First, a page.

In his TEDx talk How to Build a Company Where the Best Ideas Win, Ray Dalio, founder of the world’s largest hedge fund, Bridgewater Associates, read aloud from a blistering email that he received from an employee. In the message, the employee had outlined what they deemed to be Dalio’s poor performance in a meeting. Instead of punishing the employee’s obstinance, Dalio was thankful for the honest feedback. There was no other way he could have known exactly what to improve.
Dalio cites his philosophy of cultivating “radical transparency” in the workplace as a key component of the firm’s success. Other businesses are following Bridgewater’s lead — organizations like FitBit and Patagonia have made efforts to open up the secret corporate power structure by allowing employees to have a say in the feedback loop, regardless of their rank in the corporate power structure.
Considering current market conditions and the uncertainty of conducting business in a COVID-19 world, since Dalio gave his talk there is arguably an even greater need for in-the-moment feedback to help organizations adjust quickly to ever-changing demands and pressures. By normalizing feedback-seeking in organizational culture, leaders drive productivity, innovation, and organization-wide performance – all critical to success in today’s disrupted world.
The Business Case for Giving and Receiving Feedback in the Workplace
Regularly giving and receiving feedback in the workplace has real, palpable effects on individual and topline performance.
Research indicates that 92% of employees agree that negative feedback, if delivered appropriately, is effective at improving performance — yet only 32% say individuals in their organization ask for feedback if it may be negative. These suspicions have also been evidenced in a larger body of research that suggests that regular feedback and business performance are positively correlated. In fact, 50% of managers of companies in the top quartile of shareholder returns provide regular feedback to employees, but just 29% of managers in the bottom-quartile companies do, and only half of managers ask their direct reports for feedback.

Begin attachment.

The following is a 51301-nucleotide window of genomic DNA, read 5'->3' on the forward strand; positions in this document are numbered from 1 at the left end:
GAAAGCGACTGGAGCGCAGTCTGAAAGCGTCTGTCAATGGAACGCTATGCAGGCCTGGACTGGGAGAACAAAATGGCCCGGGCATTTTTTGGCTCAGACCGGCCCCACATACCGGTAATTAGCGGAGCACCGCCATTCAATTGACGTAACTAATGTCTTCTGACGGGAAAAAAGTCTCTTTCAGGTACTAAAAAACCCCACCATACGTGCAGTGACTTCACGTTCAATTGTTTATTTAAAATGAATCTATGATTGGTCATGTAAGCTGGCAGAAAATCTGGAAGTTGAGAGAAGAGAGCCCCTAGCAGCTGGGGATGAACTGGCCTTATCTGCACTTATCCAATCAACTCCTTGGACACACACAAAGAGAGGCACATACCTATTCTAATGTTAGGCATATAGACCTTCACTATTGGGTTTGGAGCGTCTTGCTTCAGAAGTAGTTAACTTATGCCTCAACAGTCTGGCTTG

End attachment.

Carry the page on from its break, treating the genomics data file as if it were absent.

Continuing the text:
The business case for regular feedback is clear; yet too often, employees feel like they aren’t receiving the candid opinions they need to improve. The feedback fracas could undoubtedly benefit from more actionable data — such as that gleaned from the worlds of psychology and neuroscience. Here’s what the science says:
1. Create Psychological Safety Around Feedback
According to neuroscientists, criticism is particularly difficult for humans to accept. This fact may be related to the fact that as humans evolved, they increasingly required social cohesion for survival — and a sense of acceptance from the group. Although the humans of 2019 are far removed from their hunter-gatherer predecessors, for fear of exclusion and derision the brain still has difficulty accepting that it was wrong.
A strategy for dealing with humans’ psychological tendency to struggle with the apparent social rejection that comes with negative feedback is to normalize feedback in the organization by making it part of the fabric of your culture. Teach employees how to exchange feedback that is centered around organizational results and cultural beliefs rather than personal preferences. Encourage everyone (senior leaders, too!) to proactively seek out feedback from colleagues and peers. And use a feedback tool that incorporates appreciative as well as constructive feedback – remembering that employee and leadership development includes recognizing and rewarding desired behavior.